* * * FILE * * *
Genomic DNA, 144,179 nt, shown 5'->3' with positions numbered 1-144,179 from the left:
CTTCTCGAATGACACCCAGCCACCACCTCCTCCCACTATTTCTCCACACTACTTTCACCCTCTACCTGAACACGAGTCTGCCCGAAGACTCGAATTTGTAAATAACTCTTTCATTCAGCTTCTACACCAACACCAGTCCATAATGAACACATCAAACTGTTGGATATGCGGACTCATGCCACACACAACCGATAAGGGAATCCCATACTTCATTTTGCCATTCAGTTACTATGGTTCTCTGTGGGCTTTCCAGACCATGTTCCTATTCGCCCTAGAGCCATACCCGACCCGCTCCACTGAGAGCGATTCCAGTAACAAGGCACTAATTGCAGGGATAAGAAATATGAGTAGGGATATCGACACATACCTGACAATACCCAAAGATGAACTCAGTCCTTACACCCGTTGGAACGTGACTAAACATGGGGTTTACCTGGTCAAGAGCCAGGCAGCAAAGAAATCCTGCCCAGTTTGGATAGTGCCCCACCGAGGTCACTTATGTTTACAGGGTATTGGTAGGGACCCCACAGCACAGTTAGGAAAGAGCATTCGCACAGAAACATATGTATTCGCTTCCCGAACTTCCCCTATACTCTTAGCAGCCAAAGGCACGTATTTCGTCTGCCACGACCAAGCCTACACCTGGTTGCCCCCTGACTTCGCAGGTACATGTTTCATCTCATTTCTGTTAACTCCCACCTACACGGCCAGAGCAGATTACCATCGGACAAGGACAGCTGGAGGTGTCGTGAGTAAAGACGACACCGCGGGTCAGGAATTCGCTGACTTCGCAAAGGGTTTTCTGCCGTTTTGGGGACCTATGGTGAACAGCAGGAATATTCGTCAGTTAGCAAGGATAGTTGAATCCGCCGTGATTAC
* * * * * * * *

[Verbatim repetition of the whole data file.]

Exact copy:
Genomic DNA, 144,179 nt, shown 5'->3' with positions numbered 1-144,179 from the left:
CTTCTCGAATGACACCCAGCCACCACCTCCTCCCACTATTTCTCCACACTACTTTCACCCTCTACCTGAACACGAGTCTGCCCGAAGACTCGAATTTGTAAATAACTCTTTCATTCAGCTTCTACACCAACACCAGTCCATAATGAACACATCAAACTGTTGGATATGCGGACTCATGCCACACACAACCGATAAGGGAATCCCATACTTCATTTTGCCATTCAGTTACTATGGTTCTCTGTGGGCTTTCCAGACCATGTTCCTATTCGCCCTAGAGCCATACCCGACCCGCTCCACTGAGAGCGATTCCAGTAACAAGGCACTAATTGCAGGGATAAGAAATATGAGTAGGGATATCGACACATACCTGACAATACCCAAAGATGAACTCAGTCCTTACACCCGTTGGAACGTGACTAAACATGGGGTTTACCTGGTCAAGAGCCAGGCAGCAAAGAAATCCTGCCCAGTTTGGATAGTGCCCCACCGAGGTCACTTATGTTTACAGGGTATTGGTAGGGACCCCACAGCACAGTTAGGAAAGAGCATTCGCACAGAAACATATGTATTCGCTTCCCGAACTTCCCCTATACTCTTAGCAGCCAAAGGCACGTATTTCGTCTGCCACGACCAAGCCTACACCTGGTTGCCCCCTGACTTCGCAGGTACATGTTTCATCTCATTTCTGTTAACTCCCACCTACACGGCCAGAGCAGATTACCATCGGACAAGGACAGCTGGAGGTGTCGTGAGTAAAGACGACACCGCGGGTCAGGAATTCGCTGACTTCGCAAAGGGTTTTCTGCCGTTTTGGGGACCTATGGTGAACAGCAGGAATATTCGTCAGTTAGCAAGGATAGTTGAATCCGCCGTGATTAC